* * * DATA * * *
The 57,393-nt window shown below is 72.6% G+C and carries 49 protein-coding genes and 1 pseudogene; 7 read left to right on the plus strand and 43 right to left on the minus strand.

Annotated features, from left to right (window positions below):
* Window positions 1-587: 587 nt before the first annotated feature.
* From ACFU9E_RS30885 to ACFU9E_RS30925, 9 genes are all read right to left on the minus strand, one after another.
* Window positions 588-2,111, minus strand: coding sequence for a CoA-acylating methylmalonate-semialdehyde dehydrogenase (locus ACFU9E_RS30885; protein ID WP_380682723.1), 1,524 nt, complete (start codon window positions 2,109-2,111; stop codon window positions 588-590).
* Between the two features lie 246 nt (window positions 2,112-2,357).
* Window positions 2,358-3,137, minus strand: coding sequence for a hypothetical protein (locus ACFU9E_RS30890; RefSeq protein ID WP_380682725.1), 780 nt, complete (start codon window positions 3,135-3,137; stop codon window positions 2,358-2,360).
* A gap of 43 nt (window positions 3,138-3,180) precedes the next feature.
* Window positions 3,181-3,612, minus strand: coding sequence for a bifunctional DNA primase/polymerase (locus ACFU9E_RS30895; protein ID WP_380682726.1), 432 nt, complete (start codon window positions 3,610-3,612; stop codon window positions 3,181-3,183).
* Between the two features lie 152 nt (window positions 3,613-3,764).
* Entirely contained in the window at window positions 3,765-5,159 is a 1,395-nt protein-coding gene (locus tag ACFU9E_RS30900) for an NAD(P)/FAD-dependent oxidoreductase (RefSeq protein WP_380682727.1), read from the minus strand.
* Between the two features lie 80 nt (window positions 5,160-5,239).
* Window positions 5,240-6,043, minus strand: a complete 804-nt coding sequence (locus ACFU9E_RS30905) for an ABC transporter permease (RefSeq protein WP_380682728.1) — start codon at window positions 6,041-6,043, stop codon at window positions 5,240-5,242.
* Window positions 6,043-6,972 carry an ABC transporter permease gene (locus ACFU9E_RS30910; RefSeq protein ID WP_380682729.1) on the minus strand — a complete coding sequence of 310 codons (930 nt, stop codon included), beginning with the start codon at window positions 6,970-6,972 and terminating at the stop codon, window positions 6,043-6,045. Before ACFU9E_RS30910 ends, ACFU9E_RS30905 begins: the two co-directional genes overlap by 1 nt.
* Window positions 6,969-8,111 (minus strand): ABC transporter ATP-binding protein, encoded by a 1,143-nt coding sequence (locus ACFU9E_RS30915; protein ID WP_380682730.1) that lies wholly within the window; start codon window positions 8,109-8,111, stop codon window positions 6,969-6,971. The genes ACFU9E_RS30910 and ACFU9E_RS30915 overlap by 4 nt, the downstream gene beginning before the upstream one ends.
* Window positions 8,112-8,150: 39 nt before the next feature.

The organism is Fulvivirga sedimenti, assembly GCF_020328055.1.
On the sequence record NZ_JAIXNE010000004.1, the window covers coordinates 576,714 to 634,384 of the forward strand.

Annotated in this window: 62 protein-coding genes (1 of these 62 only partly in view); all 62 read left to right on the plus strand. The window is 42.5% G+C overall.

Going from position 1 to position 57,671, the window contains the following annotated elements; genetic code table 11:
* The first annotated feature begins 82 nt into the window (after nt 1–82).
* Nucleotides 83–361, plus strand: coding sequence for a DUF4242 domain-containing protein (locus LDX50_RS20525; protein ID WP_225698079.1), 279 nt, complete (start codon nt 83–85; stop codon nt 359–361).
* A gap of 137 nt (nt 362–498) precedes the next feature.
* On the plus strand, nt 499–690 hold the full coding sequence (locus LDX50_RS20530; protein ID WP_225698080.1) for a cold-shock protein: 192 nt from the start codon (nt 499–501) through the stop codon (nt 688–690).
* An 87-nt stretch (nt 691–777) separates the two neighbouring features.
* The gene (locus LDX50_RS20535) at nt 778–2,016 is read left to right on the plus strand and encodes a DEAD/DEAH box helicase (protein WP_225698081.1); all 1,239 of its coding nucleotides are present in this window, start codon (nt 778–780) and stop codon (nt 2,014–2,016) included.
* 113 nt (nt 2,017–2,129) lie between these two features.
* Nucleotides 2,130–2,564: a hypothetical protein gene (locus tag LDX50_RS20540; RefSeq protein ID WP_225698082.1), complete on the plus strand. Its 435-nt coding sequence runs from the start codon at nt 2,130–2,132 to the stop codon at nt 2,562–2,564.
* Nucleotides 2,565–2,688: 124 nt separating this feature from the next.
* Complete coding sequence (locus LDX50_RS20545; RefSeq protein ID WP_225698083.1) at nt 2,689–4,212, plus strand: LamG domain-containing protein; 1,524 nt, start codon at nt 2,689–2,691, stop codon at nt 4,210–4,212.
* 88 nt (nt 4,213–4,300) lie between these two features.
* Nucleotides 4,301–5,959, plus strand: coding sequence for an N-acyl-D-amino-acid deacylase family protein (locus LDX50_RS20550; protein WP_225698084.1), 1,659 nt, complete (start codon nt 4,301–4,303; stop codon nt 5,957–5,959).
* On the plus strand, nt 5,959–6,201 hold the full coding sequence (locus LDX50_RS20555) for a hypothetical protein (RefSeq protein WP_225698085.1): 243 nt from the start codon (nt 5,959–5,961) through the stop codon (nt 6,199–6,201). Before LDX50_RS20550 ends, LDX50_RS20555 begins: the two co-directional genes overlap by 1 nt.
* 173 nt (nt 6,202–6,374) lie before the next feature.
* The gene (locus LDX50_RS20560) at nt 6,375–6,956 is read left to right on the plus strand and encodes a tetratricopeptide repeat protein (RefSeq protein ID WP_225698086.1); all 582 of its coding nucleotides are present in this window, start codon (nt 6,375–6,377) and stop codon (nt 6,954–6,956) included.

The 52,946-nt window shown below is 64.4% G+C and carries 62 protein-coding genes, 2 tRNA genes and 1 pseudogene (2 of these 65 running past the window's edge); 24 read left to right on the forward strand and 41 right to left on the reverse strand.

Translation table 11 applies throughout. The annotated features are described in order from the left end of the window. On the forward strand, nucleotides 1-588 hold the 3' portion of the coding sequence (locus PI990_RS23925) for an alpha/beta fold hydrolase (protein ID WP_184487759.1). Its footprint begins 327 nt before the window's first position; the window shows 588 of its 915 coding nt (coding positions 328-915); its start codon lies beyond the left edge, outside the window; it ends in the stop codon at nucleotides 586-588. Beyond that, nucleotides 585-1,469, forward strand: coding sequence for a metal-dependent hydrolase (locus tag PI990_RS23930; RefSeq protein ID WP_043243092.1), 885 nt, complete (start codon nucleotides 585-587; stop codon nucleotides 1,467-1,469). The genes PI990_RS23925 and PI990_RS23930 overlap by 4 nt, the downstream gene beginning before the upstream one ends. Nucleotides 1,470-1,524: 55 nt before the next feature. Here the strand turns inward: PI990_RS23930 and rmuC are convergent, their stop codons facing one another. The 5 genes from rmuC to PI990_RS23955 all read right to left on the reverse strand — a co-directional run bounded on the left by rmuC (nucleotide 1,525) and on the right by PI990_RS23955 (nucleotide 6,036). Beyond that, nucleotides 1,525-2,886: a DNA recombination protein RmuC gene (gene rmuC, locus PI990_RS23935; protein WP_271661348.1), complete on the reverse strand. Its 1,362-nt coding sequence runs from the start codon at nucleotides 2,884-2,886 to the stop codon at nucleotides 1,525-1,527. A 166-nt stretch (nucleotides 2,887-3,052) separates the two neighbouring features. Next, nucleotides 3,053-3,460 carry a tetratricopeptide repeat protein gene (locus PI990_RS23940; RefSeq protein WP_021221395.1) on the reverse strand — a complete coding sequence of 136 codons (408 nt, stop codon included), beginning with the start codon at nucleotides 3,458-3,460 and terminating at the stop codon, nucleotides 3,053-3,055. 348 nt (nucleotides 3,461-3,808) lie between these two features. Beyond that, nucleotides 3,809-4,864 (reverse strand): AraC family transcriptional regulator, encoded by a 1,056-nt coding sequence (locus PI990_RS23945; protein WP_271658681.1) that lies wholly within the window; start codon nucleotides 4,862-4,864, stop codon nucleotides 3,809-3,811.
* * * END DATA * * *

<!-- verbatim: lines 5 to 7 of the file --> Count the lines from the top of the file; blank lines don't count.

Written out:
* Window positions 588-2,111, minus strand: coding sequence for a CoA-acylating methylmalonate-semialdehyde dehydrogenase (locus ACFU9E_RS30885; protein ID WP_380682723.1), 1,524 nt, complete (start codon window positions 2,109-2,111; stop codon window positions 588-590).
* Between the two features lie 246 nt (window positions 2,112-2,357).
* Window positions 2,358-3,137, minus strand: coding sequence for a hypothetical protein (locus ACFU9E_RS30890; RefSeq protein ID WP_380682725.1), 780 nt, complete (start codon window positions 3,135-3,137; stop codon window positions 2,358-2,360).